A North American Indian tribe, part of the Iroquois Confederation, which originally dwelt in the Mohawk River Valley, N.Y., but was forced to flee to Canada for having sided with the Loyalists during the American Revolution.
(WPG‑78: dp. 1,000; l. 165'; b. 36'; dr. 13'7"; a. 13 k.; cpl. 60; a. 2 3")
The fifth Mohawk (WPG‑78), a Coast Guard cutter, was built by Pusey & Jones Corp., Wilmington, Del., and launched 1 October 1934. First assigned patrol and general icebreaking duties on the Hudson and Delaware Rivers, the outbreak of war found her stationed at Cape May, N.J. In accordance with Executive Order No. 8929 of 1 November 1941, Mohawk was directed to serve as part of the naval forces. Assigned North Atlantic escort operations, she launched a total of 14 attacks against submarine contacts between 27 August 1942 and 8 April 1945.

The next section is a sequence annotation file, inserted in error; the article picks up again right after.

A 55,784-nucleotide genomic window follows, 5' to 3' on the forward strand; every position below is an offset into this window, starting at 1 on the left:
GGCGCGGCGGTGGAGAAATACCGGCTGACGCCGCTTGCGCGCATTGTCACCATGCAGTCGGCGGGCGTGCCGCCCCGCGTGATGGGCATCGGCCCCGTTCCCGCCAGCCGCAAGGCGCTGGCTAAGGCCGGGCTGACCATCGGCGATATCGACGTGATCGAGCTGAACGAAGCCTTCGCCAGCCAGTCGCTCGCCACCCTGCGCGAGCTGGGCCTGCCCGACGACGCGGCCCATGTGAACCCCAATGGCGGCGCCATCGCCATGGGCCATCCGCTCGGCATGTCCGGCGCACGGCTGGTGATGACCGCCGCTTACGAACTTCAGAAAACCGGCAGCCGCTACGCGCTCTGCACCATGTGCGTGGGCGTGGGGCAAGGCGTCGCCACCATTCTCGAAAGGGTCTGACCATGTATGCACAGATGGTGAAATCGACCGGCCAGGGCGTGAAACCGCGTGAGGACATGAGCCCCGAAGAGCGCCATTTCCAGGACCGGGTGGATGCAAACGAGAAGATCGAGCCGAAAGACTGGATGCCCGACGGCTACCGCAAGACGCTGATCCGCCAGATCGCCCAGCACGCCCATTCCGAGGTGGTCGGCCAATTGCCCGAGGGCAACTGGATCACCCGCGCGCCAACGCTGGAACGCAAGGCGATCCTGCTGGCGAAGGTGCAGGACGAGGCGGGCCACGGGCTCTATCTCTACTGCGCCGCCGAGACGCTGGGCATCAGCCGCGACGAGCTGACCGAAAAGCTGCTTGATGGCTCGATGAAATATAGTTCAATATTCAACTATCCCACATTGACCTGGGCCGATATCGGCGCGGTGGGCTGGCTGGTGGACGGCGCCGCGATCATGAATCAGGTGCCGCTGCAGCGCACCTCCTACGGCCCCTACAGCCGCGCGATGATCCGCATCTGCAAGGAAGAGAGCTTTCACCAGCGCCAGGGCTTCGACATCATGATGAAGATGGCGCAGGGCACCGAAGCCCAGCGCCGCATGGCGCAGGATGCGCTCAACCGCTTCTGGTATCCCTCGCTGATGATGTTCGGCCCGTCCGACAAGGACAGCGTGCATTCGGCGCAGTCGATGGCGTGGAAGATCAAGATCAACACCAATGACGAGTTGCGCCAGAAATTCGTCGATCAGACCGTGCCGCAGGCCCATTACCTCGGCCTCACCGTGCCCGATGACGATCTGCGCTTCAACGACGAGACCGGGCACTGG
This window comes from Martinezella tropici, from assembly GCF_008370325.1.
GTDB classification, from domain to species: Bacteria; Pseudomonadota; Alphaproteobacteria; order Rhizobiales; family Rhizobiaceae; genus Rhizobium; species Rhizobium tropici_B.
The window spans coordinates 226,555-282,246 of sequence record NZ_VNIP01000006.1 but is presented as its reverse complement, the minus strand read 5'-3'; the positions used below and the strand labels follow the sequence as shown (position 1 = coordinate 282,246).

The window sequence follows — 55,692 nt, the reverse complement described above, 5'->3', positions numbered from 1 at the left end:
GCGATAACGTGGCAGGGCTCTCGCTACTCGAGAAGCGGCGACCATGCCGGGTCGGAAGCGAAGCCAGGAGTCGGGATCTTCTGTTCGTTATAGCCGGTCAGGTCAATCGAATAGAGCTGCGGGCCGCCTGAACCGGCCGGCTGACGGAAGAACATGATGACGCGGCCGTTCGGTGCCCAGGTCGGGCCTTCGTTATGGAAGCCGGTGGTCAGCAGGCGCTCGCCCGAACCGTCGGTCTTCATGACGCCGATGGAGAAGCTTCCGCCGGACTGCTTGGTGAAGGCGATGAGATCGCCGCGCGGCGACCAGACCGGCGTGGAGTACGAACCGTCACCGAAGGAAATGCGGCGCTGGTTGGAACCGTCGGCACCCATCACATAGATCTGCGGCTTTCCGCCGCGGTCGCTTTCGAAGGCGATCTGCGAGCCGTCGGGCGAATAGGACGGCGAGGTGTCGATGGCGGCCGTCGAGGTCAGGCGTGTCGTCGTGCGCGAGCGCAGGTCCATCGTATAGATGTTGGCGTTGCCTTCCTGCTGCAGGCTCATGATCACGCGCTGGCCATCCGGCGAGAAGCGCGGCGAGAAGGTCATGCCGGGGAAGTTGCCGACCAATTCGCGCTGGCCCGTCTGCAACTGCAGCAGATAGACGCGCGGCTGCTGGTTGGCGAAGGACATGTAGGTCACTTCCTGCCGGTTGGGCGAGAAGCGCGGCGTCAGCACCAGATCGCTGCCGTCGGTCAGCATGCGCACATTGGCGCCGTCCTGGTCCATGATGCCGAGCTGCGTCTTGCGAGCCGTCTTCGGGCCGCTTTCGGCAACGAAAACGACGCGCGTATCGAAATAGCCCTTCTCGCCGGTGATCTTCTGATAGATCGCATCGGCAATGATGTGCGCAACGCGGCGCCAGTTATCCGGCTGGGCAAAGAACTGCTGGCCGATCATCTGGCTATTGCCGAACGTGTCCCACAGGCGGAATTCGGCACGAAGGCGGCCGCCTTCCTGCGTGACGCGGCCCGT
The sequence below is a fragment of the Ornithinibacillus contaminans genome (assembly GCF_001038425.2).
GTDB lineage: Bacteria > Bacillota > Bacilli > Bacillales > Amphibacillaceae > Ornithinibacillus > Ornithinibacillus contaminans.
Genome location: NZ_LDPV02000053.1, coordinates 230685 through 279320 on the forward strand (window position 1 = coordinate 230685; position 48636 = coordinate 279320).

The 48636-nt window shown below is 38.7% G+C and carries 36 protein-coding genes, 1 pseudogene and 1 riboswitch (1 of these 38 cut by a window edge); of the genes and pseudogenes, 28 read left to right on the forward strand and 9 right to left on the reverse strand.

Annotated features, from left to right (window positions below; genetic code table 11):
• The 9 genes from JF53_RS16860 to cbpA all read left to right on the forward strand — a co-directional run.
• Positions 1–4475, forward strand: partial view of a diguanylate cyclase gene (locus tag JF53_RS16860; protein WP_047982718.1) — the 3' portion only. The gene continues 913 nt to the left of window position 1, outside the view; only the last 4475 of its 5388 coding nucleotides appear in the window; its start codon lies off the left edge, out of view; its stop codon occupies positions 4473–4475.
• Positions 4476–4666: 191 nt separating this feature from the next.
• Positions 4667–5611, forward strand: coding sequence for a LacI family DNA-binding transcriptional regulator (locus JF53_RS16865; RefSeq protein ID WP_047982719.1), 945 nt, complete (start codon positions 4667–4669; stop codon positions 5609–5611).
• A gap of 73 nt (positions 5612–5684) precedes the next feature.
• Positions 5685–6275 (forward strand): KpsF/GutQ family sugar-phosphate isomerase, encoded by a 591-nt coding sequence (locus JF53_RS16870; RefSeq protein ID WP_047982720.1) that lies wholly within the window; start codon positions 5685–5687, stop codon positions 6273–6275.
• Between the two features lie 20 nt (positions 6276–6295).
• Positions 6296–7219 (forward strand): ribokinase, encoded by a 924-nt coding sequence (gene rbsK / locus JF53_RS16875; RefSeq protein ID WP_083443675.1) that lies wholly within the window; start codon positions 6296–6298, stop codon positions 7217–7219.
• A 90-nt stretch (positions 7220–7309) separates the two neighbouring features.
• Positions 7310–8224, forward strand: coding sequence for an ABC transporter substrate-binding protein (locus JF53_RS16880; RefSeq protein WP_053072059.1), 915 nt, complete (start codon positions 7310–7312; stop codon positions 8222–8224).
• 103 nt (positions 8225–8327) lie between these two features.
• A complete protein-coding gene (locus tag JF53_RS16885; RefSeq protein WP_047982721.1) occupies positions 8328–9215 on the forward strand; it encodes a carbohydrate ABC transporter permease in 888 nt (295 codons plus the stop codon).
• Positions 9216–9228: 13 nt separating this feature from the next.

Highlights of her at‑sea rescue operations included the 27 August 1942 rescue of 293 survivors from USAT Chatham and the 22 November rescue of 24 men from SS Barberry. Mohawk assumed ice patrol duties 25 May to 14 August 1945, and was directed to return to Treasury Department jurisdiction 1 January 1946.